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Museums in the UK are bearing the brunt of local authority funding as they are considered as a much less-than-vital service.
The creeping trend of museum closures, reduced hours and charges is alarming the MA. “It is a fairly bleak picture,” said policy officer Alistair Brown. “Museums are effectively a soft target as they are non-statutory service. When times get tough, lots of local authorities will tell you they highly value museums, but it will still be one of things targeted for cuts when push comes to shove.”
The survey also reveals that 8% of museums introduced charging in the past year, while 12% said they would in the coming year. Many museums also report a worrying loss of skills and expertise: 24% have cut their full-time staff, and 45% increased the number of unpaid staff, compared with 32% the previous year.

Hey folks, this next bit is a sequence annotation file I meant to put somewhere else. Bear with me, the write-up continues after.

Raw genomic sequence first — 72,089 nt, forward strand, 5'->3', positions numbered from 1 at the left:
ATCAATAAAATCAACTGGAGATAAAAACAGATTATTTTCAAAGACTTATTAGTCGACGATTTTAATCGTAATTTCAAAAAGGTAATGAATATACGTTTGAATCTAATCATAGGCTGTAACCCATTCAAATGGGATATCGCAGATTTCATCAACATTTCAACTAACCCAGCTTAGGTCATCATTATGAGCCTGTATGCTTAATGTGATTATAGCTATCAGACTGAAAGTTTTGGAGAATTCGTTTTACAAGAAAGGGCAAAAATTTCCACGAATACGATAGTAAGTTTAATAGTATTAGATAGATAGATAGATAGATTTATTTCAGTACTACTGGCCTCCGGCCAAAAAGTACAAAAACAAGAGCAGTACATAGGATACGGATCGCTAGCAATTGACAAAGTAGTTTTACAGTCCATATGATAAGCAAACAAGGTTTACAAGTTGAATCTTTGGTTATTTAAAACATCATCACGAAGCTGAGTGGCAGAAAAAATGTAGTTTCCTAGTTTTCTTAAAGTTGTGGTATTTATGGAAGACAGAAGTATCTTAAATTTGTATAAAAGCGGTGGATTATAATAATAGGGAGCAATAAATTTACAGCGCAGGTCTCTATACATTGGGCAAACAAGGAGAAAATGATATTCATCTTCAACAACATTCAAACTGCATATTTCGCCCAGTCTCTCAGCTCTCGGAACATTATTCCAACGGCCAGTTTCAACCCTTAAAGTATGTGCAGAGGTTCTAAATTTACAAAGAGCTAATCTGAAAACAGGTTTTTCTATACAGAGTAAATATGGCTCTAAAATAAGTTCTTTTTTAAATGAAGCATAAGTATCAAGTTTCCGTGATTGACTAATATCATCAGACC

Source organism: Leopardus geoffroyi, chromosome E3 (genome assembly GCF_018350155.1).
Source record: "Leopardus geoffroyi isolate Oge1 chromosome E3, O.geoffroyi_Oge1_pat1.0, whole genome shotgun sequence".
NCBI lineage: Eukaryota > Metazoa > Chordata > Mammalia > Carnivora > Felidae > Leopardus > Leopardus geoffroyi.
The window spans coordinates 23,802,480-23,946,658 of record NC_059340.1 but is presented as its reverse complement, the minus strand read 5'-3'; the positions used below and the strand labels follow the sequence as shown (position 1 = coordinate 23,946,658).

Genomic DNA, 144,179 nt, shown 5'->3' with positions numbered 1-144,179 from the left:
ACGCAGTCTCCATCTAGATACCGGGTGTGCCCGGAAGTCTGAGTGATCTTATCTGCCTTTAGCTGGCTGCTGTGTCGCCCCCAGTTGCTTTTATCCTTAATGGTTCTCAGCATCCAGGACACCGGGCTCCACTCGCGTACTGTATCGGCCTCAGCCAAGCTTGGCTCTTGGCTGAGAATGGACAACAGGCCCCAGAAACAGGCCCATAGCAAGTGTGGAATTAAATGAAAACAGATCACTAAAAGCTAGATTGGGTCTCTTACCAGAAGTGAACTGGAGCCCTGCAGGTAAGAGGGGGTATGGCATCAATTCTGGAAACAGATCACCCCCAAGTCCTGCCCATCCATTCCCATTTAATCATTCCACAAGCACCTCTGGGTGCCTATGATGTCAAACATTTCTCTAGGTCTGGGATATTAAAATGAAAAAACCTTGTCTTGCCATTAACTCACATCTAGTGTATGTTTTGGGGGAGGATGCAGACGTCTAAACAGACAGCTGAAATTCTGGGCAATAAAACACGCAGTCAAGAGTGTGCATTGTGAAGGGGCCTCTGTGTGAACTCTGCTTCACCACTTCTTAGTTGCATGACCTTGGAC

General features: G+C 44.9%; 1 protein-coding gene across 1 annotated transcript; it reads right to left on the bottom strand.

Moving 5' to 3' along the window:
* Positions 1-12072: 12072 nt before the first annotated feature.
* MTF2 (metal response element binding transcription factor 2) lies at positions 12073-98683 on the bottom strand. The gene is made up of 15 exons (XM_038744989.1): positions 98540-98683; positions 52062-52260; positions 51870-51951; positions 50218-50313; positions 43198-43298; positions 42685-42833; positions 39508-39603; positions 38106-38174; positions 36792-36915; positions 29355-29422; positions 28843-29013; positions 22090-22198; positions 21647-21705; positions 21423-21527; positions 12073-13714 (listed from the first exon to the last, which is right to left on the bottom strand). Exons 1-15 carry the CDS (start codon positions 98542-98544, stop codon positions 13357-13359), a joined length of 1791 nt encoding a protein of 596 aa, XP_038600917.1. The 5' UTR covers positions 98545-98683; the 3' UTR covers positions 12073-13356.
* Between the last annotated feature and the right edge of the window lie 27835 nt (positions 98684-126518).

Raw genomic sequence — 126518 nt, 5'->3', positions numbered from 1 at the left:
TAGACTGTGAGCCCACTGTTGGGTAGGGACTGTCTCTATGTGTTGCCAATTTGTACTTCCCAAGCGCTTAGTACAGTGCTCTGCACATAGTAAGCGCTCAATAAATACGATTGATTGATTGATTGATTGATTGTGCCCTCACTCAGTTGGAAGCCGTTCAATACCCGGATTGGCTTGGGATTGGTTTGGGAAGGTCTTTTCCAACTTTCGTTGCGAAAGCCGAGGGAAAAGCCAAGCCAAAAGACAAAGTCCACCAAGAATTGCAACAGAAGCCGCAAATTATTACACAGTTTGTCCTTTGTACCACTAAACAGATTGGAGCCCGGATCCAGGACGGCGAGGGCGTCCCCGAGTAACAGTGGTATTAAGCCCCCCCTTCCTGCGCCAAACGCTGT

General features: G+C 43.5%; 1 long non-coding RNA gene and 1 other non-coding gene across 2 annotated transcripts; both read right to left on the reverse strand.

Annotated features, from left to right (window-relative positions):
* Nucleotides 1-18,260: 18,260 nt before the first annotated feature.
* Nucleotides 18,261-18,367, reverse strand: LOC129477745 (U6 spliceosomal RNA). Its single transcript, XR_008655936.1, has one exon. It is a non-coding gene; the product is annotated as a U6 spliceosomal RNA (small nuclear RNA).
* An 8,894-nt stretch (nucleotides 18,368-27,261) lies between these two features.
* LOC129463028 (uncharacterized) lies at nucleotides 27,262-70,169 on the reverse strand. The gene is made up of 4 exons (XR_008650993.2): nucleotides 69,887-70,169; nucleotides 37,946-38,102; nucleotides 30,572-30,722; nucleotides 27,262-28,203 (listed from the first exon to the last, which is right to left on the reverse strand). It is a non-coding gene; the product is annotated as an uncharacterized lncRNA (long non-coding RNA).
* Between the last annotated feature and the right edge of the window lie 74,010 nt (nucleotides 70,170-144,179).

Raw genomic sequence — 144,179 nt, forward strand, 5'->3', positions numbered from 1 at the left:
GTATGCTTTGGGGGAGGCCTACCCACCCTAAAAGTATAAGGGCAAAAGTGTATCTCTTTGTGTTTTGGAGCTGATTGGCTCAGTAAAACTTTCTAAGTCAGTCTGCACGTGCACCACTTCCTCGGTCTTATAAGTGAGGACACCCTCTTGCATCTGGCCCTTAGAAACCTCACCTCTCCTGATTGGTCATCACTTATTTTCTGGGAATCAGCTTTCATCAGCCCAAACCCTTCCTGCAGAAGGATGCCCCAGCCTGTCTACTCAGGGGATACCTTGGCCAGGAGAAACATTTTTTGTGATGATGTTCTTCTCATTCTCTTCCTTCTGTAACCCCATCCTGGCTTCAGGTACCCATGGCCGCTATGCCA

John Orna-Ornstein, director of museums at Arts Council England, said the overall picture was a challenging one, but perhaps not as bleak as it might appear. “It is not tough times for everybody. Lots of museums are doing well and there is a good picture in terms of visitor numbers … but there are certainly enormous challenges.”
The situation is more acute in the north, he said, because it is where the Victorians built the grandest civic museums created by industrial wealth to develop the identity and prosperity of cities and large towns.